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Tuesday, November 1, 2022

when beer flowed on the road .. ..

December 2015 dawned  differently – disastrously for Chennai – it rained and the incessant rains tormented people – killing a few; damaging property of thousands of its residents – putting them to untold hardships.  None would have imagined that water would flow over Saidapet bridge and would divide the city into two .. making it inaccessible to cross-over.  Chennai floods were a nightmare !

A flood is an overflow of water (or rarely other fluids) that submerges land that is usually dry. In the sense of "flowing water", the word may also be applied to the inflow of the tide. The European Union (EU) Floods Directive defines a flood as a covering by water of land not normally covered by water. Flooding may occur as an overflow of water from water bodies, such as a river or lake, in which the water overtops or breaches its confinement,  resulting in some of that water escaping its usual boundaries.   Floods can also occur in rivers when the flow rate exceeds the capacity of the river channel, particularly at bends or meanders in the waterway. Some floods develop slowly, while others such as flash floods, can develop in just a few minutes and without visible signs of rain.

The word ‘flood’ is defined in the Concise Oxford English Dictionary, 8th edition (1990) as : “…1  an overflowing or influx of water beyond its normal confines, esp. over land; an inundation. b the water that overflows. 2  an outpouring of water; a torrent (a flood of rain)…” Particularly in the context of insurance contracts, Stroud’s Judicial Dictionary, 5th edition (1986) defines the word ‘flood’, in reference to Young v. Sun Alliance and London Insurance, [1977] 1 W.L.R. 104, an English case decided by the Court of Appeal, and reads as follows:

 “Flood” in an insurance policy meant a large movement or irruption of water, and did not cover mere seepage from a natural source...”   Simply put, a flood may be described as overflow of water over land. Floods can be broadly divided into the following categories: coastal floods, fluvial floods (river floods), and pluvial floods (surface floods).

The Horse Shoe Brewery was an English brewery in the City of Westminster that was established in 1764 and became a major producer of porter, from 1809 as Henry Meux & Co. The brewery  closed down  in 1921.

In the early nineteenth century the Meux Brewery was one of the two largest in London, along with Whitbread. In 1809 Sir Henry Meux purchased the Horse Shoe Brewery, at the junction of Tottenham Court Road and Oxford Street. Henry Meux emulated his father's large vat, and constructed a wooden vessel 22 feet (6.7 m) tall and capable of holding 18,000 imperial barrels.Eighty long tons (eighty-one metric tons) of iron hoops were used to strengthen the vat.Meux brewed only porter, a dark beer that was first brewed in London and was the most popular alcoholic drink in the capital. Porter was left in the large vessels to mature for several months, or up to a year for the best quality versions.

The London Beer Flood was an accident at Meux & Co's Horse Shoe Brewery, London, on 17 October 1814. It took place when one of the 22-foot-tall (6.7 m) wooden vats of fermenting porter burst. The pressure of the escaping liquid dislodged the valve of another vessel and destroyed several large barrels: between 128,000 and 323,000 imperial gallons of beer were released in total.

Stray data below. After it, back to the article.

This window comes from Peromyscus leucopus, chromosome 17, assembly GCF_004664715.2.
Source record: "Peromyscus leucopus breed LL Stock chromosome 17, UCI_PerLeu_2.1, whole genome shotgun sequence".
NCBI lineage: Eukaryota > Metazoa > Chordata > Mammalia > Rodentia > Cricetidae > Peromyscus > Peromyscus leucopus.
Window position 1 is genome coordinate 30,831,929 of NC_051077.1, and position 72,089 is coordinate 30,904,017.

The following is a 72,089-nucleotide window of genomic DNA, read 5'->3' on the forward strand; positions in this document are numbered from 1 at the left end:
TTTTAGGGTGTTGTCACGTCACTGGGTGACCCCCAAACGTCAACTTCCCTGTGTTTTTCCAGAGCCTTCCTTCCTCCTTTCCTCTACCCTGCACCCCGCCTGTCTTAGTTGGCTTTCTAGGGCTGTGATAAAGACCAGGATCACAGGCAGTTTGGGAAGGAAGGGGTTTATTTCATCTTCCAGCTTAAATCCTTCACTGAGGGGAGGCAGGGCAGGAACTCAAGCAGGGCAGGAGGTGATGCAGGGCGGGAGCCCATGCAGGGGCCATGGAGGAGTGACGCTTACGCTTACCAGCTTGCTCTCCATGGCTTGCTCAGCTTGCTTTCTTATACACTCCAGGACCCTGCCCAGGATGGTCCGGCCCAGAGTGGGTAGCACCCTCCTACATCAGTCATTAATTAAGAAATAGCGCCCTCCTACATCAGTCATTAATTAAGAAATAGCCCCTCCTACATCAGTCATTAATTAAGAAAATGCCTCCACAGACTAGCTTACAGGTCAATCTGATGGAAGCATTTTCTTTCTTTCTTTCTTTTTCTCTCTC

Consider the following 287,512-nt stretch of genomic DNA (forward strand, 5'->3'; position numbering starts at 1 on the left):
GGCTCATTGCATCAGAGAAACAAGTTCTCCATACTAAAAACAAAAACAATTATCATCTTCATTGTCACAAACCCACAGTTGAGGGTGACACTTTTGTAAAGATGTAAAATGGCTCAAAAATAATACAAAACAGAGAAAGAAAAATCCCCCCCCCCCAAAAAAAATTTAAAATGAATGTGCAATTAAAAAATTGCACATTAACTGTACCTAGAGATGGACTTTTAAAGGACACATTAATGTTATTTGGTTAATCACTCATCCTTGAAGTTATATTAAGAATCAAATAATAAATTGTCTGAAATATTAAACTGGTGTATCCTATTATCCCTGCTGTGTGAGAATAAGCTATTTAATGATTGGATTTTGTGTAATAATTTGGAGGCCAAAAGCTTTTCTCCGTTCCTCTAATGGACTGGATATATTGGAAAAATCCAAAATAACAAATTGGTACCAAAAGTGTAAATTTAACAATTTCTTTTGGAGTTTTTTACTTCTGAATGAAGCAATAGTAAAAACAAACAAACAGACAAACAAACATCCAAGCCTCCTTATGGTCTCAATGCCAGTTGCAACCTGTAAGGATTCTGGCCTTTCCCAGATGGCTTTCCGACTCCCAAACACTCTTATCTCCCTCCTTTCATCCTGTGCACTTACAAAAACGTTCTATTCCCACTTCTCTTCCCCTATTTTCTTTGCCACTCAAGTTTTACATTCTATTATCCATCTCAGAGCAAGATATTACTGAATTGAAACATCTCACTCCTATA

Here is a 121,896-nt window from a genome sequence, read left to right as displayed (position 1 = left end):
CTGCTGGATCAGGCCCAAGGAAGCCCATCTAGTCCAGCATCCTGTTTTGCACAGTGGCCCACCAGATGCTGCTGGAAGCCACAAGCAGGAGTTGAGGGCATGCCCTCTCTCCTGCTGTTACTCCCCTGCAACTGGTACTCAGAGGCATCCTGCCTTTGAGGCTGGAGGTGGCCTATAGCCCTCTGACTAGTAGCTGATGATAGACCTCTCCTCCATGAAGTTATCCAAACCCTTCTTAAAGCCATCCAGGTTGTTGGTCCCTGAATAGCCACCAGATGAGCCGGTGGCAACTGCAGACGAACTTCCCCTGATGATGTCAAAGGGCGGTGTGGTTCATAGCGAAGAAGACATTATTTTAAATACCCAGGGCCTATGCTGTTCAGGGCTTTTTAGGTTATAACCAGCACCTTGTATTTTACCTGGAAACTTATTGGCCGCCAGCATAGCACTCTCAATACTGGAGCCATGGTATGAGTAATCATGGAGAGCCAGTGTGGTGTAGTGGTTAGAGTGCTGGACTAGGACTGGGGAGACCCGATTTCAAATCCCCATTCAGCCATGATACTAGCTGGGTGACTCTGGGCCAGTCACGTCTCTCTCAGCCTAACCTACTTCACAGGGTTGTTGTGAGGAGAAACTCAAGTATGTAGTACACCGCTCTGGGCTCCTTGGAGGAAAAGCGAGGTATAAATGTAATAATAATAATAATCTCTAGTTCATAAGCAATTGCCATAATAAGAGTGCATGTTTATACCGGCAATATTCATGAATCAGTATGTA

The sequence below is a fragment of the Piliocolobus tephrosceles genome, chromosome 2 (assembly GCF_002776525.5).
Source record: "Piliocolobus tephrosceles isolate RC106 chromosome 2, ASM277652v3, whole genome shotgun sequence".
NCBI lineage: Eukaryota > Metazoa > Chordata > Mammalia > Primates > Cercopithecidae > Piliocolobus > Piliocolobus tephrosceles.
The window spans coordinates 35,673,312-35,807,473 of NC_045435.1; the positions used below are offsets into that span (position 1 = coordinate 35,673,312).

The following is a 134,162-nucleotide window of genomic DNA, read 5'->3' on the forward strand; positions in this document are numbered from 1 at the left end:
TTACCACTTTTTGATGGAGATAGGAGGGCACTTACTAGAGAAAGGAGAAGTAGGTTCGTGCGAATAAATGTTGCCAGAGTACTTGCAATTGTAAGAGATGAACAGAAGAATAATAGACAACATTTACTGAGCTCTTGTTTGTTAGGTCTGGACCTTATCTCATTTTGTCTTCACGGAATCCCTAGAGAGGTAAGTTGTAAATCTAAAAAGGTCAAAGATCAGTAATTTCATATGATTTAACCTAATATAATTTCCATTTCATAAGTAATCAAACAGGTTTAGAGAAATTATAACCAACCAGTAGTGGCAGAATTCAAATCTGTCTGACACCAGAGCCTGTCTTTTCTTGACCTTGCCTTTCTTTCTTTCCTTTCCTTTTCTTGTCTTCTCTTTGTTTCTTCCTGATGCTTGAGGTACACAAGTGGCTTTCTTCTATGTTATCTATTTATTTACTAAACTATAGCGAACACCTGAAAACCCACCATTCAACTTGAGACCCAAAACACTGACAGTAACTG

The resulting wave of porter destroyed the back wall of the brewery and swept into an area of slum dwellings known as the St Giles rookery. Eight people died, five of them mourners at the wake being held by an Irish family for a two-year-old boy. The coroner's inquest returned a verdict that the eight had lost their lives "casually, accidentally and by misfortune". The event nearly bankrupted the brewery; it avoided collapse after a rebate from HM Excise on the lost beer. The brewing industry gradually stopped using large wooden vats after the accident. The brewery moved in 1921, and the Dominion Theatre is now where the brewery used to stand. Meux & Co went into liquidation in 1961.

At around 4:30 in the afternoon of that fateful day, George Crick, Meux's storehouse clerk, saw that one of the 700-pound (320 kg) iron bands around a vat had slipped. The 22-foot (6.7 m) tall vessel was filled to within four inches (ten centimetres) of the top with 3,555 imperial barrels of ten-month-old porter, weighing approximately 32 long tons.  As bands slipped off the vats two or three times a year, Crick was unconcerned. He told his supervisor about the problem but was told "that no harm whatever would ensue” !!!

The force of the liquid's release knocked the stopcock from a neighbouring vat, which also began discharging its contents; several hogsheads of porter were destroyed, and their contents added to the flood.  Some of the bricks from the back wall were knocked upwards and fell onto the roofs of the houses in the nearby Great Russell Street. That beer wave   destroyed two houses and killed people by drowning them.  All those in the brewery survived, although three workmen had to be rescued from the rubble !

As the coroner's inquest reached a verdict of an act of God, Meux & Co did not have to pay compensation.Nevertheless, the disaster—the lost porter, the damage to the buildings, and the replacement of the vat—cost the company £23,000. After a private petition to Parliament, they recovered about £7,250 from HM Excise, saving them from bankruptcy. As a result of the accident, large wooden tanks were phased out across the brewing industry and replaced with lined concrete vessels.

When beer flows on road, who cares for human lives ? – so much so for the civilised country that ruled the globe. 

With regards – S. Sampathkumar
17th Oct 2022.


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